Glycemic Index

The glycemic index of a food is an estimate of the effect that the food will have on blood sugar levels. The system of ranking foods was originally developed for diabetic patients looking to get a handle on their blood sugar levels, but has become more widely applied in recent years and is the basis for a number of popular diets.

The glycemic index (GI) compares the blood sugar effect of one gram of a target food to one gram of some standard. The standard’s effect on blood sugar levels is well known already. Most often this standard is pure table sugar (glucose), and it is given a ranking of 100 on the GI scale. Other scales give white bread a value of 100, so users can base their choices off of whether the food in question spikes their blood sugar more (GI greater than 100) or less (less than 100) than white bread. Since most people are more familiar with eating white bread than eating plain table sugar, this scale makes dietary choices easier.

Generally, the literature GI value of a food is a good approximation of how the food will affect your blood sugar. Some confounding factors can alter this effect in some foods and some individuals so the scale is not 100% reliable. For example, as some fruits and vegetables ripen or sit around, their sugar content changes, so the GI of a green banana is different than the GI of a mostly brown banana, while GI charts only have one GI value for a banana. The blood sugar in your body is affected by everything you’ve taken in within the past few hours, not simply the last thing you swallowed. Alcohol can lower blood sugar levels for a couple hours, and if you eat two foods with different GI values in the same meal, the meal’s GI will generally fall somewhere in the middle of the two.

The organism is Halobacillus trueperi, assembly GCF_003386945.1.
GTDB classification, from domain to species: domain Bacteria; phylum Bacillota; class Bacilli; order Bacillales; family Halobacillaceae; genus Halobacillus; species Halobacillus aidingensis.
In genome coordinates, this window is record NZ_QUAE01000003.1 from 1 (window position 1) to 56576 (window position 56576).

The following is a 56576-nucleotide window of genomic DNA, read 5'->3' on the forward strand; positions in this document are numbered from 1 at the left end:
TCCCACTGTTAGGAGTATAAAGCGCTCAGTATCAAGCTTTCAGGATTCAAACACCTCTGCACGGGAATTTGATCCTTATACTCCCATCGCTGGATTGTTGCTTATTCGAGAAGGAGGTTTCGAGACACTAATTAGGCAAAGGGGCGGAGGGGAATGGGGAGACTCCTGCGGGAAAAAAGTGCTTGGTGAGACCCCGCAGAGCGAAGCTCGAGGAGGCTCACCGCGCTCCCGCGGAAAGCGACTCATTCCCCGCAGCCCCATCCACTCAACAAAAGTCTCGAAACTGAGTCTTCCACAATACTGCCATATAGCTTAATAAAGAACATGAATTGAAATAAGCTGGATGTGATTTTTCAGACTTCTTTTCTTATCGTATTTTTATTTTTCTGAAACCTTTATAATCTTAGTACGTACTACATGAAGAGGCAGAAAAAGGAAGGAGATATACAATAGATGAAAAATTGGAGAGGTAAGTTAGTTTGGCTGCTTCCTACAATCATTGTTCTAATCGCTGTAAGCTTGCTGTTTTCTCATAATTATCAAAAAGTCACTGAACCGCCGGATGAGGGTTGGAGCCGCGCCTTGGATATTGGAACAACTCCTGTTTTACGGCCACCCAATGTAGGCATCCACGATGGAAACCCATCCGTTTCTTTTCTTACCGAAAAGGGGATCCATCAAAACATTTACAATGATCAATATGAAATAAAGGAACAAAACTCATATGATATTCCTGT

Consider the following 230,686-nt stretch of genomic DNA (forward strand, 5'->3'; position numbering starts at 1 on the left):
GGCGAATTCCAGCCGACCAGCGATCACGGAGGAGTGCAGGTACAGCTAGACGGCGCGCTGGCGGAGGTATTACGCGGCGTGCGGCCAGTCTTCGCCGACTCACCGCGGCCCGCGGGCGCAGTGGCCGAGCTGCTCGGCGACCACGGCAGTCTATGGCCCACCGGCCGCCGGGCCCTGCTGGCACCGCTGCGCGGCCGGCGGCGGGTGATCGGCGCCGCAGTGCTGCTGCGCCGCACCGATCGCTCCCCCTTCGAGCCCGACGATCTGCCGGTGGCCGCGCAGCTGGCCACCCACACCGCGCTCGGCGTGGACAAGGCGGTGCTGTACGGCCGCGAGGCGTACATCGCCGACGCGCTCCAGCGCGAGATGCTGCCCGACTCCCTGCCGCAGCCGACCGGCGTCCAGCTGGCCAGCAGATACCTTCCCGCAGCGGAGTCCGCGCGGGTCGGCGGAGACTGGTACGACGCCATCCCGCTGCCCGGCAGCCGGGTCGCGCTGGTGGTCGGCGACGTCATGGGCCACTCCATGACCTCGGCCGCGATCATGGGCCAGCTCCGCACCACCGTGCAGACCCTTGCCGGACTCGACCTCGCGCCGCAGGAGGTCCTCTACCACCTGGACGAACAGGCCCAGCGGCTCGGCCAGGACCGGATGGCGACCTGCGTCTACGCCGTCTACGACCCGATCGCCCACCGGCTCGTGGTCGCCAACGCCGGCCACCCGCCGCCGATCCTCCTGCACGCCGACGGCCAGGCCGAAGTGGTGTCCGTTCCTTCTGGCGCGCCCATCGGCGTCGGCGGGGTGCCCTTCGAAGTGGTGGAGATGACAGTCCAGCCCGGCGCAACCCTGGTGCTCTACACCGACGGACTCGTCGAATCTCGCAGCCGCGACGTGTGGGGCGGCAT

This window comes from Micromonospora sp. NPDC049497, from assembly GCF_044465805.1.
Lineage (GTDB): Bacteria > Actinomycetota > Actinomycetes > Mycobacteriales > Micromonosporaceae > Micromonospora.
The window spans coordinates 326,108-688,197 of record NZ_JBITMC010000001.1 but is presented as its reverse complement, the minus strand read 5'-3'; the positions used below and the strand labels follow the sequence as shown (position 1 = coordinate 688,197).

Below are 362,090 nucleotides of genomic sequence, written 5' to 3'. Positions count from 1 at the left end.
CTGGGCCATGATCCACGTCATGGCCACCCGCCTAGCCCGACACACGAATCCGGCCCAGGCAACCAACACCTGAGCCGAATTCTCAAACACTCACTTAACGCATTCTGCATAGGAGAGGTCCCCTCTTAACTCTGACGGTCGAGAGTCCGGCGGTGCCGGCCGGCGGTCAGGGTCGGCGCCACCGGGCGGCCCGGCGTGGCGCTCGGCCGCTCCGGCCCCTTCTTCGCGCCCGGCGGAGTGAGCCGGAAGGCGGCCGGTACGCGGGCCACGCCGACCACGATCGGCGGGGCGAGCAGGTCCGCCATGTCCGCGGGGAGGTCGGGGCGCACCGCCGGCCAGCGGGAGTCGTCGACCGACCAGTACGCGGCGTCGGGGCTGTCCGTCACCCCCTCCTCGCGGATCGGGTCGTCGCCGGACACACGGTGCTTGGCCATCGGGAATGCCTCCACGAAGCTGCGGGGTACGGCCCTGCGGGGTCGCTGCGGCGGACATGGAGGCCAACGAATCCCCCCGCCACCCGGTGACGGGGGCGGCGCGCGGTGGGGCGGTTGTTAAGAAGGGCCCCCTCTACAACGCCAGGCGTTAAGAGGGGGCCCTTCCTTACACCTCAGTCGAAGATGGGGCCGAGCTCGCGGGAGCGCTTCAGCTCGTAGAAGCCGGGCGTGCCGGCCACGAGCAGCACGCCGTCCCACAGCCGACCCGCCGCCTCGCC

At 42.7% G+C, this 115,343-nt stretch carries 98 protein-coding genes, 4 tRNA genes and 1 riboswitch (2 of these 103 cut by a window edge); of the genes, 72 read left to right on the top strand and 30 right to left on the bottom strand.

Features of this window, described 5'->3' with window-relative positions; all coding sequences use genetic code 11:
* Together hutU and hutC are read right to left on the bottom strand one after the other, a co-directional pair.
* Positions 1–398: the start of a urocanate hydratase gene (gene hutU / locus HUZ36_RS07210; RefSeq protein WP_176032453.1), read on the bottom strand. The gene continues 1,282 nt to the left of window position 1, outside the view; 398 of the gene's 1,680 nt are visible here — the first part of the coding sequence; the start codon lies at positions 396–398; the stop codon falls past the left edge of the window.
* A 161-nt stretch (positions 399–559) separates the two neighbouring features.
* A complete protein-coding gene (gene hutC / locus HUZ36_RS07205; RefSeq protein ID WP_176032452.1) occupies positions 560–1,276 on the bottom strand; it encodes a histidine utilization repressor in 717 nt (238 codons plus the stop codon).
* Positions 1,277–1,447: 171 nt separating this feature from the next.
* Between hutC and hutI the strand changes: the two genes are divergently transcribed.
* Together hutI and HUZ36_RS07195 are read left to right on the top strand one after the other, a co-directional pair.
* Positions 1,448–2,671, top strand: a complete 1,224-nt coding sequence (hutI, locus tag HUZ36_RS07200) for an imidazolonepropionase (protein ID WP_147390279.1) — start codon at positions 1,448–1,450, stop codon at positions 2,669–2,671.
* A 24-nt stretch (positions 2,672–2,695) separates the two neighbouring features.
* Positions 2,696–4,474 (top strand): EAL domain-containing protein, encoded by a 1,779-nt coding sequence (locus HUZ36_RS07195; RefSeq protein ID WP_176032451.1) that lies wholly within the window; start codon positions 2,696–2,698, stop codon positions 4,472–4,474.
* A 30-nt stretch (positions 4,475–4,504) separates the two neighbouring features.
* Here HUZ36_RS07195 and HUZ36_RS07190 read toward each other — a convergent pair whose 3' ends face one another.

Charts and tables that denote the GI of foods usually divide them into high, medium, and low GI foods. Foods that have a value of 70 and above (using glucose as a standard) are considered high GI. These foods include white bread, white rice, sugar, sugar-sweetened breakfast cereals, and some potatoes. Foods between 56 and 69 on the GI scale are medium GI foods. Pita bread, some potatoes, raisins, cranberry juice, pumpernickel bread, ice cream, and bananas all fall into the medium GI category. Low GI foods fall under 55 on the scale. These are foods like beans, most whole grains, most fruits, and most vegetables. Some of these foods are predictable, easy to guess even if you haven’t read a GI chart. Sweeter, more refined grains spike your blood sugar more than less refined fibrous ones. Vegetables do less than starchy potatoes. But some foods are surprises. Who would have guessed that ice cream is a medium-GI food? Or that Peanut M&Ms rank somewhere in the 30s on the GI scale? Clearly, the GI scale is not all you need to build a healthy diet.

Eating a low-GI diet is associated with a number of health benefits. Especially in animal research, high-GI diets have been linked with obesity. In a number of studies, low-GI diets were associated with decreased risk for age-related diabetes and coronary disease. High-GI diets have been at times associated with cardiovascular disease and cancer. Most health and disease prevention groups recommend incorporating GI guidelines into your diet with some caution, since the indices of some foods make it seem as though users could eat an unlimited amount and stay healthy (beef, chicken, and ham all have literature GI values around 0).

The glycemic index presents a healthy diet in a new kind of way, going one step beyond simple calories and low fat to present a diet that paints a picture of what actually goes on inside the body. Again, caution may be advisable in the case of glycemic index diets. It is still true that eating a ton of low-GI foods will make you gain weight, but likely not as much as eating the same amount of high-GI foods would. The South Beach Diet and the aptly named Glycemic Index Diet are two commercially successful diets that implement the glycemic index to promote weight loss successfully in many cases.


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